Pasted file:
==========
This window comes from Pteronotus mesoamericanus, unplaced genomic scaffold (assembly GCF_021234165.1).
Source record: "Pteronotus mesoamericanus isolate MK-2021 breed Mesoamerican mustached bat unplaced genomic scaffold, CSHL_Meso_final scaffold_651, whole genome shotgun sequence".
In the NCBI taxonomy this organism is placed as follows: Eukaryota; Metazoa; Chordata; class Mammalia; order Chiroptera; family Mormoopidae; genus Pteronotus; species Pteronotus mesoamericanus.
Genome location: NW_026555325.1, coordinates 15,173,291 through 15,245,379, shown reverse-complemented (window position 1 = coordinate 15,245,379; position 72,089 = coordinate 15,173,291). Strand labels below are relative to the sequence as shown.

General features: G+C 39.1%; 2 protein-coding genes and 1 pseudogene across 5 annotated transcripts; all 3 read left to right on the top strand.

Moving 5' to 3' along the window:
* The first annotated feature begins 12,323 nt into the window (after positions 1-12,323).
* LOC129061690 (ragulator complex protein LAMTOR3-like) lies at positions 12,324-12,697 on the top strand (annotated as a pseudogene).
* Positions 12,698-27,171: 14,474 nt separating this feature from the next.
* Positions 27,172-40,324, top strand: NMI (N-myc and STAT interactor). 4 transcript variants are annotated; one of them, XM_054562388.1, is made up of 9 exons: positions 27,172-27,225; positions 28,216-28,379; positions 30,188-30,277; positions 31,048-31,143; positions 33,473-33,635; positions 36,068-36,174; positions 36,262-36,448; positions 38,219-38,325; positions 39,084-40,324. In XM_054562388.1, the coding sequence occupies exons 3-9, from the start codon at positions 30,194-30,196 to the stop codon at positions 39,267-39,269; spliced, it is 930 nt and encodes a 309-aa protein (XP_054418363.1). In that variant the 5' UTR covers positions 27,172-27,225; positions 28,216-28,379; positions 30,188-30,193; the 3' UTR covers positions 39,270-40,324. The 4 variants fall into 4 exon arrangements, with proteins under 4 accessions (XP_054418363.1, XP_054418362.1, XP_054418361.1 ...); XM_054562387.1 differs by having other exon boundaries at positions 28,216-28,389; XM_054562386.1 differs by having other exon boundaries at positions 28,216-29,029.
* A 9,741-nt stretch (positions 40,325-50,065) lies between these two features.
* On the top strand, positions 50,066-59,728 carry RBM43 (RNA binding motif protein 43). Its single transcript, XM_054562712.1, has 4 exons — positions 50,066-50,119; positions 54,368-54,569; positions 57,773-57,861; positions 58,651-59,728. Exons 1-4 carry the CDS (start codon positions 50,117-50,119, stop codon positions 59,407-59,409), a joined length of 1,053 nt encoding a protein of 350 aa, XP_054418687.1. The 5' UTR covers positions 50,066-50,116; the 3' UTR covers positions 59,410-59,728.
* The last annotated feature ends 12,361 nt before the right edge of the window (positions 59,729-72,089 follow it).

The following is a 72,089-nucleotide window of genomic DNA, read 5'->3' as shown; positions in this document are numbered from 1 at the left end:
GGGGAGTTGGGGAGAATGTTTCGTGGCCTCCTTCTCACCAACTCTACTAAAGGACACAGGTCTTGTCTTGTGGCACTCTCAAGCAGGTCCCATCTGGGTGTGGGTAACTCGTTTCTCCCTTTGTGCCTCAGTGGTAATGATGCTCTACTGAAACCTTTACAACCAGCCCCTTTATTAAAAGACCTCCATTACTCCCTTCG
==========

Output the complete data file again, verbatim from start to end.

This window comes from Pteronotus mesoamericanus, unplaced genomic scaffold (assembly GCF_021234165.1).
Source record: "Pteronotus mesoamericanus isolate MK-2021 breed Mesoamerican mustached bat unplaced genomic scaffold, CSHL_Meso_final scaffold_651, whole genome shotgun sequence".
In the NCBI taxonomy this organism is placed as follows: Eukaryota; Metazoa; Chordata; class Mammalia; order Chiroptera; family Mormoopidae; genus Pteronotus; species Pteronotus mesoamericanus.
Genome location: NW_026555325.1, coordinates 15,173,291 through 15,245,379, shown reverse-complemented (window position 1 = coordinate 15,245,379; position 72,089 = coordinate 15,173,291). Strand labels below are relative to the sequence as shown.

General features: G+C 39.1%; 2 protein-coding genes and 1 pseudogene across 5 annotated transcripts; all 3 read left to right on the top strand.

Moving 5' to 3' along the window:
* The first annotated feature begins 12,323 nt into the window (after positions 1-12,323).
* LOC129061690 (ragulator complex protein LAMTOR3-like) lies at positions 12,324-12,697 on the top strand (annotated as a pseudogene).
* Positions 12,698-27,171: 14,474 nt separating this feature from the next.
* Positions 27,172-40,324, top strand: NMI (N-myc and STAT interactor). 4 transcript variants are annotated; one of them, XM_054562388.1, is made up of 9 exons: positions 27,172-27,225; positions 28,216-28,379; positions 30,188-30,277; positions 31,048-31,143; positions 33,473-33,635; positions 36,068-36,174; positions 36,262-36,448; positions 38,219-38,325; positions 39,084-40,324. In XM_054562388.1, the coding sequence occupies exons 3-9, from the start codon at positions 30,194-30,196 to the stop codon at positions 39,267-39,269; spliced, it is 930 nt and encodes a 309-aa protein (XP_054418363.1). In that variant the 5' UTR covers positions 27,172-27,225; positions 28,216-28,379; positions 30,188-30,193; the 3' UTR covers positions 39,270-40,324. The 4 variants fall into 4 exon arrangements, with proteins under 4 accessions (XP_054418363.1, XP_054418362.1, XP_054418361.1 ...); XM_054562387.1 differs by having other exon boundaries at positions 28,216-28,389; XM_054562386.1 differs by having other exon boundaries at positions 28,216-29,029.
* A 9,741-nt stretch (positions 40,325-50,065) lies between these two features.
* On the top strand, positions 50,066-59,728 carry RBM43 (RNA binding motif protein 43). Its single transcript, XM_054562712.1, has 4 exons — positions 50,066-50,119; positions 54,368-54,569; positions 57,773-57,861; positions 58,651-59,728. Exons 1-4 carry the CDS (start codon positions 50,117-50,119, stop codon positions 59,407-59,409), a joined length of 1,053 nt encoding a protein of 350 aa, XP_054418687.1. The 5' UTR covers positions 50,066-50,116; the 3' UTR covers positions 59,410-59,728.
* The last annotated feature ends 12,361 nt before the right edge of the window (positions 59,729-72,089 follow it).

The following is a 72,089-nucleotide window of genomic DNA, read 5'->3' as shown; positions in this document are numbered from 1 at the left end:
GGGGAGTTGGGGAGAATGTTTCGTGGCCTCCTTCTCACCAACTCTACTAAAGGACACAGGTCTTGTCTTGTGGCACTCTCAAGCAGGTCCCATCTGGGTGTGGGTAACTCGTTTCTCCCTTTGTGCCTCAGTGGTAATGATGCTCTACTGAAACCTTTACAACCAGCCCCTTTATTAAAAGACCTCCATTACTCCCTTCG